Tuesday, August 3, 2021

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HomeIssue 49Could remote secondary education reduce youth crime in Alice?

Could remote secondary education reduce youth crime in Alice?

OpEd by RALPH FOLDS

A 10-year Australian National University study of a Top End school is challenging government policy relying on boarding schools to deliver secondary education to remote Aboriginal teenagers.

The college is described as a revolving door. Students come for short term stays and drop out. The highest dropout rates are amongst students in Years 7 and 8. Early school disengagement leaves a significant proportion of Aboriginal teenagers functionally illiterate and innumerate.

With no local secondary school to fall on there is no capacity to re-engage these teenagers once they are back on their communities. The next re engagement for the dropouts is likely to be the justice system. Even for the few who persevere with boarding school education, outcomes are so low that school completion does not lead to job security, training or higher education. 

The study finds little benefit in the Aboriginal secondary boarding school. Education is presumed to provide social and economic advantages but not when there are high levels of school dropouts and limited post-school pathways.

The authors caution that their findings cannot be generalised, and they call for scalable research into the status quo of secondary education provision in remote Australia. But many of the findings resonate with the experience of secondary boarding in Alice Springs.

Recently the chair of the Yirara College Council was reported to say: “If they didn’t us have us, they would have nothing.”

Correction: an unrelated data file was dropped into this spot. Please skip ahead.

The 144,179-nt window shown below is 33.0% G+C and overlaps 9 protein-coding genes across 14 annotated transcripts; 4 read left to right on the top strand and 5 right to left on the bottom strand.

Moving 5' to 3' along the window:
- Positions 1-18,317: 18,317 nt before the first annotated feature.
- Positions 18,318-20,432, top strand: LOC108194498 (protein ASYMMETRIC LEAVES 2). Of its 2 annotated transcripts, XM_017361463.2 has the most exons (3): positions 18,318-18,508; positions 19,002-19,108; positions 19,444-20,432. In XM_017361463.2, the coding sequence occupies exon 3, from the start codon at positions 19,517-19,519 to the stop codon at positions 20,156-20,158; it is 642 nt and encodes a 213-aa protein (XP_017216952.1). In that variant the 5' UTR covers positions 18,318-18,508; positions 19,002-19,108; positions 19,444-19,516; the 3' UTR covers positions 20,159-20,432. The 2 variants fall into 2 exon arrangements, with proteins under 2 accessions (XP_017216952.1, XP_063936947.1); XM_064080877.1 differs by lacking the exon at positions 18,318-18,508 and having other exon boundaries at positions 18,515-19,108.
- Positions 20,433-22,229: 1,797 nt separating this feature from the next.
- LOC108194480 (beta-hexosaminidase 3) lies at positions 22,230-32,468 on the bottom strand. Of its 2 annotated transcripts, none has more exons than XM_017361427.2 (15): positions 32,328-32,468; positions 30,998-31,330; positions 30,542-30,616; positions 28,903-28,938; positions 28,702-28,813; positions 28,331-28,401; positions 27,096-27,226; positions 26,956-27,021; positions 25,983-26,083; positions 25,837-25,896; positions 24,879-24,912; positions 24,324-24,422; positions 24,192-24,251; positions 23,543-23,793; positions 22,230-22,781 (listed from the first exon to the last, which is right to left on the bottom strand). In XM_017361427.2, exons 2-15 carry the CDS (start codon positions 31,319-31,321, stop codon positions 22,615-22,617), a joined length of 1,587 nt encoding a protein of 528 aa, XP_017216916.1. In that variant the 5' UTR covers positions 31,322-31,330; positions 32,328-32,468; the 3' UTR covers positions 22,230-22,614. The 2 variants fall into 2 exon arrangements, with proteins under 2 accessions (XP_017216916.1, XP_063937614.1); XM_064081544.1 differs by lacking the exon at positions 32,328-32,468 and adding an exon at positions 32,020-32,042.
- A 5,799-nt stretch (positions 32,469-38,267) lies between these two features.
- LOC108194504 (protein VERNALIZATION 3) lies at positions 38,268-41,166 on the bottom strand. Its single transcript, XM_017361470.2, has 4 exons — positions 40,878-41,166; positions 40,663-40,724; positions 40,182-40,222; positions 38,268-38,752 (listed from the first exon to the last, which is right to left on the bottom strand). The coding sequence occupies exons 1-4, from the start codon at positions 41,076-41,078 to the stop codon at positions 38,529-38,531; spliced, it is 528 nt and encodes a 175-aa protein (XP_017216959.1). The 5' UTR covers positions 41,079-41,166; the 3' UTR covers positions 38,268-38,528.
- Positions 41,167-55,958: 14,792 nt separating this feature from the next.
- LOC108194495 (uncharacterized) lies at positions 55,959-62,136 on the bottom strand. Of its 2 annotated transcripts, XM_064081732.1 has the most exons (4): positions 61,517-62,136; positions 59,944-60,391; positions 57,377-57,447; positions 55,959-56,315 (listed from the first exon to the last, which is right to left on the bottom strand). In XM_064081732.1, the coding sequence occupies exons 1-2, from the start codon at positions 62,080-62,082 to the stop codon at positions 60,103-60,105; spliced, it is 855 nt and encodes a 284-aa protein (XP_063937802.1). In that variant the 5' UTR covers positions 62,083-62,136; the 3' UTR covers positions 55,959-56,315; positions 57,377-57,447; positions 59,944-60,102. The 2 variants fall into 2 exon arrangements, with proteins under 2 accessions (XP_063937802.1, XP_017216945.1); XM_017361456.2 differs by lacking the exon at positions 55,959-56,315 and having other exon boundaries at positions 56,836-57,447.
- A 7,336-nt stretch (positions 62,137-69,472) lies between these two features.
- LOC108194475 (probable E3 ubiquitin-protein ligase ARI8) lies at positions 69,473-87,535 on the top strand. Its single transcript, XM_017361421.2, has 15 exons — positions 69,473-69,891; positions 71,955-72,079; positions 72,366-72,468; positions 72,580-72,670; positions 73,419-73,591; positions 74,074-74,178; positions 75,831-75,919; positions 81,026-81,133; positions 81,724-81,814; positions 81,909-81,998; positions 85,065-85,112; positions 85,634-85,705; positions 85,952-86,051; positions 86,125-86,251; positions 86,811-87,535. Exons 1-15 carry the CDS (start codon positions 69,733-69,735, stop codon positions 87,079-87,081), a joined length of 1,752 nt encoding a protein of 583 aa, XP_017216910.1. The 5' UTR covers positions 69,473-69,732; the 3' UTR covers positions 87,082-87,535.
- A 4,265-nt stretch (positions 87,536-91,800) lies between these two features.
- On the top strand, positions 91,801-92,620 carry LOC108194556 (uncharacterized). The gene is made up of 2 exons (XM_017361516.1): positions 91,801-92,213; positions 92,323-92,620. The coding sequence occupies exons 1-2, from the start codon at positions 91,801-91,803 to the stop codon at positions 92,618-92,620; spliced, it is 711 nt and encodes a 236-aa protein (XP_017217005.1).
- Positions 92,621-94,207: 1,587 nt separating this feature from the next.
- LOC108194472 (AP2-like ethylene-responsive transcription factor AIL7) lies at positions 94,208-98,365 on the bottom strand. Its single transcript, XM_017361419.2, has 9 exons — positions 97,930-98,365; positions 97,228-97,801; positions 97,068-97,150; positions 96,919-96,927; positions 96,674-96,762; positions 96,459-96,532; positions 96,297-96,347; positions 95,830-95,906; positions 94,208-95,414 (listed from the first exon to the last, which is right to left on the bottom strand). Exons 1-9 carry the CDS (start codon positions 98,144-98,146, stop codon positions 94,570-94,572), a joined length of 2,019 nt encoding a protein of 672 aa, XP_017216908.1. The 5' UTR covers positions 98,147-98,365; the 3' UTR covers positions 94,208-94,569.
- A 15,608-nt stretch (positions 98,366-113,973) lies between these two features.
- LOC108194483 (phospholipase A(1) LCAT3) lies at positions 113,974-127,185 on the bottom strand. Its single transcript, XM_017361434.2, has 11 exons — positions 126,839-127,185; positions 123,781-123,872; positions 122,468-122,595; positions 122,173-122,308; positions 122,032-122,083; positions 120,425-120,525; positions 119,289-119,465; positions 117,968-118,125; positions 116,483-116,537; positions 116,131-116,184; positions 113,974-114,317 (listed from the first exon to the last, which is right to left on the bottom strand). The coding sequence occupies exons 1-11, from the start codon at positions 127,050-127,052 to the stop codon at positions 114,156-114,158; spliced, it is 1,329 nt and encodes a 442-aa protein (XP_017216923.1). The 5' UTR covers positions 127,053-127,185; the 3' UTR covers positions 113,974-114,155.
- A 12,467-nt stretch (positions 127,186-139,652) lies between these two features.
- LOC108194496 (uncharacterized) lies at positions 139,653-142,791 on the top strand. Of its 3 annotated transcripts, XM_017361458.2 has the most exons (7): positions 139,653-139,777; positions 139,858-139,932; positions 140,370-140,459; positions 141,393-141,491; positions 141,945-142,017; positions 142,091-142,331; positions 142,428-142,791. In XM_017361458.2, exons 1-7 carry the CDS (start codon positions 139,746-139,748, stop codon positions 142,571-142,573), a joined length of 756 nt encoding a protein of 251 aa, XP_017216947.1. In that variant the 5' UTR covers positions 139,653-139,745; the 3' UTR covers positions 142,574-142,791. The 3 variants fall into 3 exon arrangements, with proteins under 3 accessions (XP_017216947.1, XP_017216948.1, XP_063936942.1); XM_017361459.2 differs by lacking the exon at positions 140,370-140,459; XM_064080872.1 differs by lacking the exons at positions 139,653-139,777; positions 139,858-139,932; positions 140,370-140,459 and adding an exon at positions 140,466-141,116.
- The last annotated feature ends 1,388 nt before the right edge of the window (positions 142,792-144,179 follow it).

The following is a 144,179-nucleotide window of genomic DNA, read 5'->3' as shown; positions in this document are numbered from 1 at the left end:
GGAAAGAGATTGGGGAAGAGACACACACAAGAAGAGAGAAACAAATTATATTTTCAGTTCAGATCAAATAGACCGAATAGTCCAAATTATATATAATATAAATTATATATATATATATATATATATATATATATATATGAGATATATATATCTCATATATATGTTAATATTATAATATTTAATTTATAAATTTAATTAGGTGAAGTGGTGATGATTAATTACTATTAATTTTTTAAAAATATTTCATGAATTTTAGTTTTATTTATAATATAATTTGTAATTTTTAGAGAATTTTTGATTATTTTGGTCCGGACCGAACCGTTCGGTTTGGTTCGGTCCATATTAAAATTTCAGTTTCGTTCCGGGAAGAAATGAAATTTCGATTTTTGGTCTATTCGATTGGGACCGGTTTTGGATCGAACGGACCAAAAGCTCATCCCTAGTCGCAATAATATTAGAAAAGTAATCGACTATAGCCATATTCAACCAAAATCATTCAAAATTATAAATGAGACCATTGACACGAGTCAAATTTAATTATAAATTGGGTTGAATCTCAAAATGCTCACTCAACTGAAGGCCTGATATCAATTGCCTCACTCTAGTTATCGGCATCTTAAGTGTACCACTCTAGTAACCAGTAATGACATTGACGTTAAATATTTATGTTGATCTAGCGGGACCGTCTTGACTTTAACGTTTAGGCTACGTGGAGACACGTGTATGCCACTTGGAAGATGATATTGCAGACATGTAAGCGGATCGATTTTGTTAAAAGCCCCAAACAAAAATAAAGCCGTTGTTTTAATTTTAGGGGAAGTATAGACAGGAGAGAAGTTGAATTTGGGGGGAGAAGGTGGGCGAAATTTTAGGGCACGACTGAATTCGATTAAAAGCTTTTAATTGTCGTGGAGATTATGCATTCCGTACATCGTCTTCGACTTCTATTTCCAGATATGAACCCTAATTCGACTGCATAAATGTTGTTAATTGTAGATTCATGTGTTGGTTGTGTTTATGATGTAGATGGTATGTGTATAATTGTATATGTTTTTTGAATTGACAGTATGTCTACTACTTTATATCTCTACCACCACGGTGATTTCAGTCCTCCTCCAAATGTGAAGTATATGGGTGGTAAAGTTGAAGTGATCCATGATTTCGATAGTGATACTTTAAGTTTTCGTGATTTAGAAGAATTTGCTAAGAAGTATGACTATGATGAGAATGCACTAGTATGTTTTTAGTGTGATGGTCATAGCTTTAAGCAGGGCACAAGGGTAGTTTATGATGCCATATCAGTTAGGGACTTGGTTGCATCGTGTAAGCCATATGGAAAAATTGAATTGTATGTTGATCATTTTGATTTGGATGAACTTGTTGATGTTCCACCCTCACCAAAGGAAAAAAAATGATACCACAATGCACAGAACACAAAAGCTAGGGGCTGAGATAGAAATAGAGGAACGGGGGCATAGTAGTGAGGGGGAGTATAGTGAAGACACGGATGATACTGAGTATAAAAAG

He’s right. Secondary education is unavailable in 78 remote NT communities. The only choice for most remote central Australian Aboriginal teenagers is Yirara or an interstate college.

This is apparently “best practice” but the research evidence for this claim is absent from the public record.

Given the historical reluctance of Territory Governments to fund remote secondary schools and the Federal funds available for boarding schools, is the current model financial rather than educational best practice?

Not all Aboriginal parents favour a religious education at Yirara and some remote students are highly resistant to leaving their small community for a boarding school. These teenagers often have no secondary education options.

Is Yirara also a revolving door? In my experience, for many students it is.

While not ignoring those that stay at Yirara to complete a secondary education, it’s not uncommon for few students who start in a class to be there at the end of the year.

Some teachers have had almost a new class every term. The 2019 attendance average for Yirara was 33% and just 6% attended more than 90% of the time.

For many remote NT teenagers, secondary education is a couple of terms at Yirara. Some will come back for another short stint, but many never return to any sort of education or training again.

The ANU study stressed the need for teachers to understand the communities their students come from. When students present with complex needs, these often reflect the complex reality of community life which would be helpful to understand. 

The study also highlighted the need for strong communication between teachers and the families of their students. With positive relationships with families everything improves in the classroom.

Yirara is not focused on facilitating teacher community understandings or teacher communication with parents. For example, the main contact with families is a separate section of the college that relays information from teachers.